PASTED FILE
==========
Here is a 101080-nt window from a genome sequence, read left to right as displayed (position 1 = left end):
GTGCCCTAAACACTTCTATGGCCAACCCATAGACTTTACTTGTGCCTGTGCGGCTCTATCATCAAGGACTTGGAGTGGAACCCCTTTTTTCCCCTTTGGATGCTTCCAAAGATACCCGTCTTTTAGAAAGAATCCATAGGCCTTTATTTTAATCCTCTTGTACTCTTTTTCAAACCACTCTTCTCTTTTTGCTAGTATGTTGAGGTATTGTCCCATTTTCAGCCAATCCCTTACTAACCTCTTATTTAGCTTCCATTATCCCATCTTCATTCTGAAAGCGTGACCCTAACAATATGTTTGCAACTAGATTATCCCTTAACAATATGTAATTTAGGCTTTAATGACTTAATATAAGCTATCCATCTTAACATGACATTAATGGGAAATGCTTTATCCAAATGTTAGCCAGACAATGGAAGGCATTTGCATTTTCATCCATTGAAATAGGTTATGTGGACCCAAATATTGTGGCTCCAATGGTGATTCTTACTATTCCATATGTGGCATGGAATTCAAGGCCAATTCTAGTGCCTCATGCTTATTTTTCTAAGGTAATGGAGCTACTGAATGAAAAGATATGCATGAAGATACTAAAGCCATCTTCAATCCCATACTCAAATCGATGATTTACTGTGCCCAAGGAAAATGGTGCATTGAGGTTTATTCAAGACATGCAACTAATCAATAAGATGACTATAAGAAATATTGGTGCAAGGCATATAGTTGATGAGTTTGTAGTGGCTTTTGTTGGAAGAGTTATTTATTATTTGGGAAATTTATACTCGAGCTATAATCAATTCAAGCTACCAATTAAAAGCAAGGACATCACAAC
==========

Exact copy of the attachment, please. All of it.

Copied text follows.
Here is a 101080-nt window from a genome sequence, read left to right as displayed (position 1 = left end):
GTGCCCTAAACACTTCTATGGCCAACCCATAGACTTTACTTGTGCCTGTGCGGCTCTATCATCAAGGACTTGGAGTGGAACCCCTTTTTTCCCCTTTGGATGCTTCCAAAGATACCCGTCTTTTAGAAAGAATCCATAGGCCTTTATTTTAATCCTCTTGTACTCTTTTTCAAACCACTCTTCTCTTTTTGCTAGTATGTTGAGGTATTGTCCCATTTTCAGCCAATCCCTTACTAACCTCTTATTTAGCTTCCATTATCCCATCTTCATTCTGAAAGCGTGACCCTAACAATATGTTTGCAACTAGATTATCCCTTAACAATATGTAATTTAGGCTTTAATGACTTAATATAAGCTATCCATCTTAACATGACATTAATGGGAAATGCTTTATCCAAATGTTAGCCAGACAATGGAAGGCATTTGCATTTTCATCCATTGAAATAGGTTATGTGGACCCAAATATTGTGGCTCCAATGGTGATTCTTACTATTCCATATGTGGCATGGAATTCAAGGCCAATTCTAGTGCCTCATGCTTATTTTTCTAAGGTAATGGAGCTACTGAATGAAAAGATATGCATGAAGATACTAAAGCCATCTTCAATCCCATACTCAAATCGATGATTTACTGTGCCCAAGGAAAATGGTGCATTGAGGTTTATTCAAGACATGCAACTAATCAATAAGATGACTATAAGAAATATTGGTGCAAGGCATATAGTTGATGAGTTTGTAGTGGCTTTTGTTGGAAGAGTTATTTATTATTTGGGAAATTTATACTCGAGCTATAATCAATTCAAGCTACCAATTAAAAGCAAGGACATCACAAC